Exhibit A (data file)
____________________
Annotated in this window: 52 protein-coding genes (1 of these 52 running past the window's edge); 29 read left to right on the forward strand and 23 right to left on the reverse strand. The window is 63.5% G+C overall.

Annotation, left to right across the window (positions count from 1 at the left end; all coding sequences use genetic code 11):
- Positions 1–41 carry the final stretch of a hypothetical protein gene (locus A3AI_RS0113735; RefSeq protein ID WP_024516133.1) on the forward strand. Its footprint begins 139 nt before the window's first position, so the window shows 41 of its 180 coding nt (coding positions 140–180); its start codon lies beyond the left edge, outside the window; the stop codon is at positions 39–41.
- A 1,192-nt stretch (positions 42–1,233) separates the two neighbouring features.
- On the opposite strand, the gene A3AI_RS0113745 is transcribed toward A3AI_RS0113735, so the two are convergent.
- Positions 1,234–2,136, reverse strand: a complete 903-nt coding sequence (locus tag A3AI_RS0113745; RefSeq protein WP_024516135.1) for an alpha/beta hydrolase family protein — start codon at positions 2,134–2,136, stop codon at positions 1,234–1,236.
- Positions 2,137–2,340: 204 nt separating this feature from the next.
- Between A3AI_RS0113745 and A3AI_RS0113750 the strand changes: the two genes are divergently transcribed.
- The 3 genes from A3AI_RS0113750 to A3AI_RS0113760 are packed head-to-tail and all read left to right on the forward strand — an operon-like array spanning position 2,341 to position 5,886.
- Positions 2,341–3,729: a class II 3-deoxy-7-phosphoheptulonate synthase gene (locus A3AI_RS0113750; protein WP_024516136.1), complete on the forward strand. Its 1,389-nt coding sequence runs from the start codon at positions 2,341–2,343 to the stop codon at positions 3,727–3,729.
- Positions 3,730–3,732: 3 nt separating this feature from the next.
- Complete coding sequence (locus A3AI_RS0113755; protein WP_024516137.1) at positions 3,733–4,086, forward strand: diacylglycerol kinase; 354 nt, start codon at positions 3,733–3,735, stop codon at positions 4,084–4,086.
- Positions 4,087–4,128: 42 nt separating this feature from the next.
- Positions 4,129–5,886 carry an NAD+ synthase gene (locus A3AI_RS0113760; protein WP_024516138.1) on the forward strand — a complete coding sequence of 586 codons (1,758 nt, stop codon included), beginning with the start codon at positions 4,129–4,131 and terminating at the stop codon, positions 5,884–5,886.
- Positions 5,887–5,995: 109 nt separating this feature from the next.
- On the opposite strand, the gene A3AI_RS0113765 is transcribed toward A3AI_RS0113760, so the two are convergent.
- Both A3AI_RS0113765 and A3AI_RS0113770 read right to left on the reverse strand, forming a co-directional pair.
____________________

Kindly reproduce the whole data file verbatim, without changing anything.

Annotated in this window: 52 protein-coding genes (1 of these 52 running past the window's edge); 29 read left to right on the forward strand and 23 right to left on the reverse strand. The window is 63.5% G+C overall.

Annotation, left to right across the window (positions count from 1 at the left end; all coding sequences use genetic code 11):
- Positions 1–41 carry the final stretch of a hypothetical protein gene (locus A3AI_RS0113735; RefSeq protein ID WP_024516133.1) on the forward strand. Its footprint begins 139 nt before the window's first position, so the window shows 41 of its 180 coding nt (coding positions 140–180); its start codon lies beyond the left edge, outside the window; the stop codon is at positions 39–41.
- A 1,192-nt stretch (positions 42–1,233) separates the two neighbouring features.
- On the opposite strand, the gene A3AI_RS0113745 is transcribed toward A3AI_RS0113735, so the two are convergent.
- Positions 1,234–2,136, reverse strand: a complete 903-nt coding sequence (locus tag A3AI_RS0113745; RefSeq protein WP_024516135.1) for an alpha/beta hydrolase family protein — start codon at positions 2,134–2,136, stop codon at positions 1,234–1,236.
- Positions 2,137–2,340: 204 nt separating this feature from the next.
- Between A3AI_RS0113745 and A3AI_RS0113750 the strand changes: the two genes are divergently transcribed.
- The 3 genes from A3AI_RS0113750 to A3AI_RS0113760 are packed head-to-tail and all read left to right on the forward strand — an operon-like array spanning position 2,341 to position 5,886.
- Positions 2,341–3,729: a class II 3-deoxy-7-phosphoheptulonate synthase gene (locus A3AI_RS0113750; protein WP_024516136.1), complete on the forward strand. Its 1,389-nt coding sequence runs from the start codon at positions 2,341–2,343 to the stop codon at positions 3,727–3,729.
- Positions 3,730–3,732: 3 nt separating this feature from the next.
- Complete coding sequence (locus A3AI_RS0113755; protein WP_024516137.1) at positions 3,733–4,086, forward strand: diacylglycerol kinase; 354 nt, start codon at positions 3,733–3,735, stop codon at positions 4,084–4,086.
- Positions 4,087–4,128: 42 nt separating this feature from the next.
- Positions 4,129–5,886 carry an NAD+ synthase gene (locus A3AI_RS0113760; protein WP_024516138.1) on the forward strand — a complete coding sequence of 586 codons (1,758 nt, stop codon included), beginning with the start codon at positions 4,129–4,131 and terminating at the stop codon, positions 5,884–5,886.
- Positions 5,887–5,995: 109 nt separating this feature from the next.
- On the opposite strand, the gene A3AI_RS0113765 is transcribed toward A3AI_RS0113760, so the two are convergent.
- Both A3AI_RS0113765 and A3AI_RS0113770 read right to left on the reverse strand, forming a co-directional pair.